There is often much consternation about receiving X-rays or CT scans in pregnancy because of potential radiation exposure to a developing fetus or even in a well established pregnancy. Theoretical complications are pregnancy loss, fetal malformations, poor growth or childhood leukemias. However, concerns regarding most imaging studies that use radiation are grossly over-exaggerated when one considers the actual potential amount of radiation exposure to the fetus when properly shielded. Even the precautions taken by radiology staff can, at times, be excessive (although checking an hCG is by no means excessive, but rather absolutely appropriate).
When an imaging study requiring radiation is requested in pregnancy it is always important to consider the medical necessity of the study. And thus, fetal risks (which are generally negligible), must be weighed against the benefit of aiding diagnostic and subsequent therapeutic accuracy.
I'd have you consider the following information;
There are no studies in humans from which to derive data on risks of ionizing radiation; most of our information is based upon case reports and extrapolation of data from investigations of survivors of the atomic bomb in Japan and the Chernobyl accident.
The threshold at which an increased risk of congenital malformations is observed in radiation exposed embryos/fetuses has not been definitively determined. The best evidence suggests the risk of malformations is increased at doses above 0.10 Gy (grays), whereas the risk between 0.05 and 0.10 Gy is less clear. It is important to note that even those diagnostic imaging procedures associated with high fetal radiation exposure (eg, abdominal or pelvic CT, barium enema, cystourethrogram) almost never expose the fetus to this level of radiation.
For your wife a CXR or plain film of the chest can limit radiation exposure to 0.02 to 0.04 mGy (2 to 4 mrad) if not less.
Have her talk with the doctor who recommended the study to determine its necessity and then talk with the radiologist about how to limit radiation exposure. I believe you two have nothing to fear.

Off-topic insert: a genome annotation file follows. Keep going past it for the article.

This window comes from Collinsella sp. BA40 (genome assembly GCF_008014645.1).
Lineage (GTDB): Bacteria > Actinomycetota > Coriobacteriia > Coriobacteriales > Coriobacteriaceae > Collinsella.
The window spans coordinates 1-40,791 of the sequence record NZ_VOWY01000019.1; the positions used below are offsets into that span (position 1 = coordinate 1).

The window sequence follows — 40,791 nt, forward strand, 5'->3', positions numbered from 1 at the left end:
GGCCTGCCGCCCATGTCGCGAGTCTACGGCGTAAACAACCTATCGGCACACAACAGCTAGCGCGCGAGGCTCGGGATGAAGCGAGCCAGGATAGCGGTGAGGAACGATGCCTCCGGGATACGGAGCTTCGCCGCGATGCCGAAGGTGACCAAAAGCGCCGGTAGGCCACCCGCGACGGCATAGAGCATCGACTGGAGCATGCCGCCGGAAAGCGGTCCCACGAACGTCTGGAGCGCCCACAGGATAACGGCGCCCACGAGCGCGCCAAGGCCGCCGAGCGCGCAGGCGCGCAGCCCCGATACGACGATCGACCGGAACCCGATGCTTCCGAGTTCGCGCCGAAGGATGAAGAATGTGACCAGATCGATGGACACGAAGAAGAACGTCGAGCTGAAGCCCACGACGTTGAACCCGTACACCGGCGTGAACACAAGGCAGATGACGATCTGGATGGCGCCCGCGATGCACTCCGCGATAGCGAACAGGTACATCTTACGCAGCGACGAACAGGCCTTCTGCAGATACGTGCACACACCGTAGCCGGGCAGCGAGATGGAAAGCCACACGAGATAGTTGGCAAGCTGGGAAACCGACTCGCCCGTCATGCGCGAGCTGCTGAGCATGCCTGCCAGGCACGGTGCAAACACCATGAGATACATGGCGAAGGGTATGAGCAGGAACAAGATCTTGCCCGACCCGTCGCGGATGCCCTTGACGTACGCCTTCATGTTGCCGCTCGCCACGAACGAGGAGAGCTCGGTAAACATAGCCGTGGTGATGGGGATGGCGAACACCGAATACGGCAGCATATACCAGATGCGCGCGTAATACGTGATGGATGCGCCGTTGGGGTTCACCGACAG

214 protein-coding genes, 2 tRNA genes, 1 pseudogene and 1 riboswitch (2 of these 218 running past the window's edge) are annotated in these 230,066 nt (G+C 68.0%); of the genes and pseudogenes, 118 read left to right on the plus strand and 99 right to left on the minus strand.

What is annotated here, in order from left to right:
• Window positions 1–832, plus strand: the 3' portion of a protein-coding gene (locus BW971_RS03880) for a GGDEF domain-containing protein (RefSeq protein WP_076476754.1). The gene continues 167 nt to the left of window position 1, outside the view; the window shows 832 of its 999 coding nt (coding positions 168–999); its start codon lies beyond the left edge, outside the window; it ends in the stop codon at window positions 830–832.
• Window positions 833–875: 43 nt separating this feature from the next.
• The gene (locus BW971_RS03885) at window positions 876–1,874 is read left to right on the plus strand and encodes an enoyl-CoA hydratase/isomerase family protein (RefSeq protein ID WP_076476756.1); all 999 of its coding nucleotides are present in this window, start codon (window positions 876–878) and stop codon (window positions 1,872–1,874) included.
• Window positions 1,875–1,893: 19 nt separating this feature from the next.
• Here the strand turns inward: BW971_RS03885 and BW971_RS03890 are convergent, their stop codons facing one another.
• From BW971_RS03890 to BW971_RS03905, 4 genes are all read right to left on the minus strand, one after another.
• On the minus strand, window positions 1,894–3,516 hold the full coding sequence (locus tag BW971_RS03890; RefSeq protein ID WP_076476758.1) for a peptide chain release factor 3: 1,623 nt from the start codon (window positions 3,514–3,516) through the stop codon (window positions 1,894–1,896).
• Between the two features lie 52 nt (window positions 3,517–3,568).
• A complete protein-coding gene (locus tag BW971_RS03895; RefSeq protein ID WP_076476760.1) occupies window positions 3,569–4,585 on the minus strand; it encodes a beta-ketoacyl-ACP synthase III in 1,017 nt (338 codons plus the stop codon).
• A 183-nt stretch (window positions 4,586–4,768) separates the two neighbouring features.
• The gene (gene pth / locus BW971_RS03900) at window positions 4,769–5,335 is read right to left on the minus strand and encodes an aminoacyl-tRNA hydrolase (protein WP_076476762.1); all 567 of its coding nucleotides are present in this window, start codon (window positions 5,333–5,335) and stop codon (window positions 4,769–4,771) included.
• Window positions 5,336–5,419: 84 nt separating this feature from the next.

x-rays are a form of radiation (gamma i believe) it is NOT safe to have that measurement of radiation enter her body if she is pregnant. Last time i had an x-ray done (of ankle and shoulder) i told the nurse that i was not sure about pregnancy and they had me perform a urine pregnancy test before they would even do the x-rays.
Dr. K. Downing,
Thanks alot for the informative advise. Real appreciate it.
I would like to give you alittle more details on our situation.
We are not sure whether my wife is pregnant or not, just yet. Since it is alittle too early for her to test for it. In the mean time she needs to go under a medical examination, which will envolve variouse tests; for example, TB, HIV, and more... which I can't name all, because I don't know their medical terms.
This medical examination is because, I am sponsoring her from US to Canada, and it is a part of the sponsoring process that each applicant needs to undergo.
I am thinking that maybe we should wait until she takes the pregnancy test, and then speak to the radiologist on how to minimize the exposure of the radiation, if the pregnancy test is positive.
But before even doing this, what I am trying to ask is a professional's advise on if/how to proceed with the X-Ray, which you have clearly suggested.
So, I am not quite certain as what this X-Ray is for (I assume it is for TB??), or whether there's an alternative examination to X-Ray.
Thanks once again for your inputs.